Second, this statement by TC is wrong: “Alternatively, you still might think that Kim and the markets really are insane. But then how about you? We all know that a sane and smart worrywart would know to sell everything and short all those markets, and surely you did that some time ago?” – no, because it’s well known that even in disasters the stock market does not always go down. In fact, the nuking of say Seoul, S. Korea would be a disaster for South Korea, but for competitors it might actually be a boon. Similarly, Kim might nuke an uninhabited space first, rather than Los Angeles.

I say Kim is trying a gambit like TC suggests, but as a chess player knows, the best way to refute a gambit is to accept it! Nuke Kim during one of his ‘mass games’ with weapons of MASS destruction. Just do it!

5 anonymous October 18, 2017 at 1:51 am

Dopey comment Ray, you are better than that. Maybe Alex will do you a favor and delete it.

6 msgkings October 18, 2017 at 2:39 am

If Kim nukes anything anywhere he’s toast, even an ‘uninhabited part of Guam’ (LOL at the precision). Your whole recent thesis on him is that he’s super crazy so let’s invade. You need to chill out. I guess there’s a downside or two to living in the Phillipines so close to the Nork nukes.

7 JWatts October 18, 2017 at 9:02 am

“he might have to nuke a US territory (experts say Kim might nuke an uninhabited part of Guam,”

Guam is only 210 sq miles and less than 30 miles on it’s long axis. There’s no uninhabited part to nuke. To be fair, a rational North Korea could air burst a nuclear weapon 20 or 30 miles upwind of Guam, which would be similar to what you said.

On the other hand, it’s a virtual certainly that the US respond with a massive counter attack including at least 1 nuclear weapon.

8 Ray Lopez October 18, 2017 at 12:50 pm

@JWatts – perhaps, but I’m just repeating what experts who study this area have said. If Kim has hydrogen bombs and delivery vehicles for the same, then nukes a small part of Guam (or offshore Guam) and then lets it be known that any counterattack will be met with a barrage of missiles to the USA, why would the USA respond with a massive counterattack rather than negotiation? In other words, the USA will respond with a second strike “massively”, risking incineration of the USA, but not with a first strike now, to assassinate Kim, when the fallout from a tactical US nuclear strike to assassinate Kim would be no more than an open air nuclear test, as Kim as already threatened to do? Makes no sense.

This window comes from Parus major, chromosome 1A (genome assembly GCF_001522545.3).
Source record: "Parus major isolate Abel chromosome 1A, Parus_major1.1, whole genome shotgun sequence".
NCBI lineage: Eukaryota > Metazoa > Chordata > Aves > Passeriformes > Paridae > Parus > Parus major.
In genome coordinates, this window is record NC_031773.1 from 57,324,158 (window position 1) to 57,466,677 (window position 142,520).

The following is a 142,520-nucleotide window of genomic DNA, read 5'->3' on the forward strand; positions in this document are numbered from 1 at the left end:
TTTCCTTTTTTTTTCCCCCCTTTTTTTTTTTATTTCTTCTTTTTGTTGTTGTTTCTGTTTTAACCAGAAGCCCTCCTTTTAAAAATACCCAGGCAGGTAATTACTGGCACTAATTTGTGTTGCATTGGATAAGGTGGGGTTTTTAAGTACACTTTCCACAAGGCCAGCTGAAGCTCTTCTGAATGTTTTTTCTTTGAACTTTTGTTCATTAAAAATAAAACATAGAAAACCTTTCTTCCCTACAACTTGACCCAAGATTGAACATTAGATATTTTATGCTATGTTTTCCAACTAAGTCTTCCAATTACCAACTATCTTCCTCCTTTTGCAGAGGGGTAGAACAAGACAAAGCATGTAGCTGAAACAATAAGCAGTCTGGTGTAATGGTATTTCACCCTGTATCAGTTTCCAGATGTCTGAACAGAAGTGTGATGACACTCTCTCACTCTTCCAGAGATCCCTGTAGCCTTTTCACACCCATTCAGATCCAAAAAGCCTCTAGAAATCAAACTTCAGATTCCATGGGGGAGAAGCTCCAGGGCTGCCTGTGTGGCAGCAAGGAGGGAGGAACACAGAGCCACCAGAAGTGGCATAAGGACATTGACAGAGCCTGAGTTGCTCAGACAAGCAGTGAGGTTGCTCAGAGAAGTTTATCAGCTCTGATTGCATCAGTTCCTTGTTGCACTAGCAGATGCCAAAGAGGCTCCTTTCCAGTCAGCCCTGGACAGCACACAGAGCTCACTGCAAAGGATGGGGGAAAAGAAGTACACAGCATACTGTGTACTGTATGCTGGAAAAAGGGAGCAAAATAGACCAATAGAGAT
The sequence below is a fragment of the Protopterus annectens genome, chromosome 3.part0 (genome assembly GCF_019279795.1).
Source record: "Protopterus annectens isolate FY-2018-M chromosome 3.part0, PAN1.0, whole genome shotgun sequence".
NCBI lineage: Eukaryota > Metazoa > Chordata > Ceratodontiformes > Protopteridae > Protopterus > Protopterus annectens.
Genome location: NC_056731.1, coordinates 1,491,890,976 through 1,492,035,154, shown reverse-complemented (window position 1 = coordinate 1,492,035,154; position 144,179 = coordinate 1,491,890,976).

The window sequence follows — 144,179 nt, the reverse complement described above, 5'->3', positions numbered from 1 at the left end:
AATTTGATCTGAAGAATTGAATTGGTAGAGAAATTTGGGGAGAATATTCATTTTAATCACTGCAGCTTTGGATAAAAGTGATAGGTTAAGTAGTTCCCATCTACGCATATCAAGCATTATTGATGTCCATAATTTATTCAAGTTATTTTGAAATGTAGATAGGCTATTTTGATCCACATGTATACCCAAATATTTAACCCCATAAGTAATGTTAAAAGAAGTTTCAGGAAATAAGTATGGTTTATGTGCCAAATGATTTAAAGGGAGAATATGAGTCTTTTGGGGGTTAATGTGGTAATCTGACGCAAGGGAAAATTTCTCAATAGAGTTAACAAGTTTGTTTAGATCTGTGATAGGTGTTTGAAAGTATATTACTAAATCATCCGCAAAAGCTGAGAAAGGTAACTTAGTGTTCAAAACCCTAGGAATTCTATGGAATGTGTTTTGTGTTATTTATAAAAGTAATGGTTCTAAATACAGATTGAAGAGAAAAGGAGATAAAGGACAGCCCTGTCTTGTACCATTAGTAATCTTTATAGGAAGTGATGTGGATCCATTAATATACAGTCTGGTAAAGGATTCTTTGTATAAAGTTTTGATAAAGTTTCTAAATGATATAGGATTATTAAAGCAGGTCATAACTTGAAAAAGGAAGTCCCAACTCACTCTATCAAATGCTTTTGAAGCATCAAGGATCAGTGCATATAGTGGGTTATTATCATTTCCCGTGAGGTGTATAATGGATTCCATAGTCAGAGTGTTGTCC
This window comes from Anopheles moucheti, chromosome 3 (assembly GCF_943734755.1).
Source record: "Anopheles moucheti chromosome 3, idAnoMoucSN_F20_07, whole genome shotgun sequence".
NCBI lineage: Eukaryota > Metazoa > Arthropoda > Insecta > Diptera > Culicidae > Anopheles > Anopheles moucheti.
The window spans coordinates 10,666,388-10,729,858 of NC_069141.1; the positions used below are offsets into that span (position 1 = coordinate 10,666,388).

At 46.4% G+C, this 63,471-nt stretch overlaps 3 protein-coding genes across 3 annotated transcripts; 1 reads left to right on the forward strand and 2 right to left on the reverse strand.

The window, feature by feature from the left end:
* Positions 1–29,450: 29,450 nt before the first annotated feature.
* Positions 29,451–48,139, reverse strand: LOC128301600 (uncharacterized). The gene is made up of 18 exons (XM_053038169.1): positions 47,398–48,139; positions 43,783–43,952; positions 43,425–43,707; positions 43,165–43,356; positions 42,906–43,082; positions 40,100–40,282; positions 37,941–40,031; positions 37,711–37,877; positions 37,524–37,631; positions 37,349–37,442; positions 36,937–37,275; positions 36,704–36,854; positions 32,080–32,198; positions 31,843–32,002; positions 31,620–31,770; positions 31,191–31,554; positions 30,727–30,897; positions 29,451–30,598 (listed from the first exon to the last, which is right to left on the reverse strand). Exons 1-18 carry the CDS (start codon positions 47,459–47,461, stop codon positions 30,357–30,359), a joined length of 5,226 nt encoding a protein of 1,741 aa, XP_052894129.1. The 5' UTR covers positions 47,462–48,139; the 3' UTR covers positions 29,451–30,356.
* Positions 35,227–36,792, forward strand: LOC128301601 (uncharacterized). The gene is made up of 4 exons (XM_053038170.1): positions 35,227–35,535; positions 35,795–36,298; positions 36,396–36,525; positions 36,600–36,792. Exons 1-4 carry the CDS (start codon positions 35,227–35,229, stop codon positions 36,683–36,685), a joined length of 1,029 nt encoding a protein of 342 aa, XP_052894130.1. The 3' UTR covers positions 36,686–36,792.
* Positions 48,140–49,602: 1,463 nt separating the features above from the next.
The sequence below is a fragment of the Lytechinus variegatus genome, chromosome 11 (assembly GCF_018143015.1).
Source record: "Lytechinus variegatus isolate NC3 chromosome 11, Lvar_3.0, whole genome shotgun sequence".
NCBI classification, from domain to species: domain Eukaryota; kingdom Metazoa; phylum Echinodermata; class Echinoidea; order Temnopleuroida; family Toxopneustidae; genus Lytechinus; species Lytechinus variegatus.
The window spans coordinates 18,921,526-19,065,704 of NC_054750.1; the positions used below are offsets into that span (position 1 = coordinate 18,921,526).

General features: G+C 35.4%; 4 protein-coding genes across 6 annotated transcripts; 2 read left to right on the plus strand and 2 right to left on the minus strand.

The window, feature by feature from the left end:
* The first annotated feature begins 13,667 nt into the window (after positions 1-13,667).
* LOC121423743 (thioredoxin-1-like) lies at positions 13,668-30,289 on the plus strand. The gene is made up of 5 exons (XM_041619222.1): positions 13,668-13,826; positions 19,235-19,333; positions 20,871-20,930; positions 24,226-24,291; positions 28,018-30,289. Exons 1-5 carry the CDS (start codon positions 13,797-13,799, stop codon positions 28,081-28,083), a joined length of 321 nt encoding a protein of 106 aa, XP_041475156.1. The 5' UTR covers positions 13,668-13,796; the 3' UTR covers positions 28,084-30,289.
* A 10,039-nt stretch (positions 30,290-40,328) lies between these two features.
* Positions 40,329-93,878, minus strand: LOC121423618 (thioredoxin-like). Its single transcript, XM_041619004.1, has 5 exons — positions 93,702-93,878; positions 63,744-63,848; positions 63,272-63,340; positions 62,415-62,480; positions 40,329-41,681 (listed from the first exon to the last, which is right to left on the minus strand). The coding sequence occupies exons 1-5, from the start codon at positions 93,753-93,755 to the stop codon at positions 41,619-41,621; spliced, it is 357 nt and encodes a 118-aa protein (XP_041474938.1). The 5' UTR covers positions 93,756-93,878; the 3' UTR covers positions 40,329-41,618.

@msgkings- you following me again? Yes there’s very little downside to living in PH.

9 JWatts October 18, 2017 at 2:54 pm

“and then lets it be known that any counterattack will be met with a barrage of missiles to the USA,”

Because that’s not realistic or believable. The US Navy can easily eliminate all potential launch sites if it’s allowed nuclear weapons. It’s a virtual certainty that at least one of the 14 US SSBNs is currently within close strike range of North Korea. Frankly, there’s probably 2 or 3 in the area. There are 24 nuclear missiles on an Ohio class sub. There’s nowhere in North Korea that more than 15 minutes of flight time away from multiple probable launch points.

North Korea has at the very most 20 minutes of time after the first nuclear detonation to launch anything. North Korean doesn’t have the infrastructure or technology to do a massive first strike and they won’t survive long enough to do a second.

10 Ray Lopez October 18, 2017 at 3:51 pm

@JWatts – not true. You are assuming today’s North Korea. I am assuming tomorrow’s, when they have capability to strike the US East Coast. Recall experts as recent as a few years ago said it would be a long time before North Korea had ICBMs, but they have some today. In ten year’s time, they’ll have second strike capability, easily. The time to nip NK in the bud, like Rome nipped Carthage in the bud, is now, not 20 years from now when it will be suicidal to do so. The same logic holds if ISIS or Al-Qaeda got nuclear weapons, especially the formidable hydrogen bomb (fission weapons are not that scary to me, but fusion weapons are). Put another way: if ISIS or Al-Qaeda or Iran ever got numerous ICBMs with range of Europe and/or the USA, it’s time to negotiate with them, Ray Bradbury “FailSafe” style. If these bad guys want the USA to consider that for certain segments of the US population that sharia law be adopted, and an annual tribute of say $1B be paid to these bad guys, the USA would be wise to simply adopt sharia law in the USA, pay tribute, and move on, sad but true.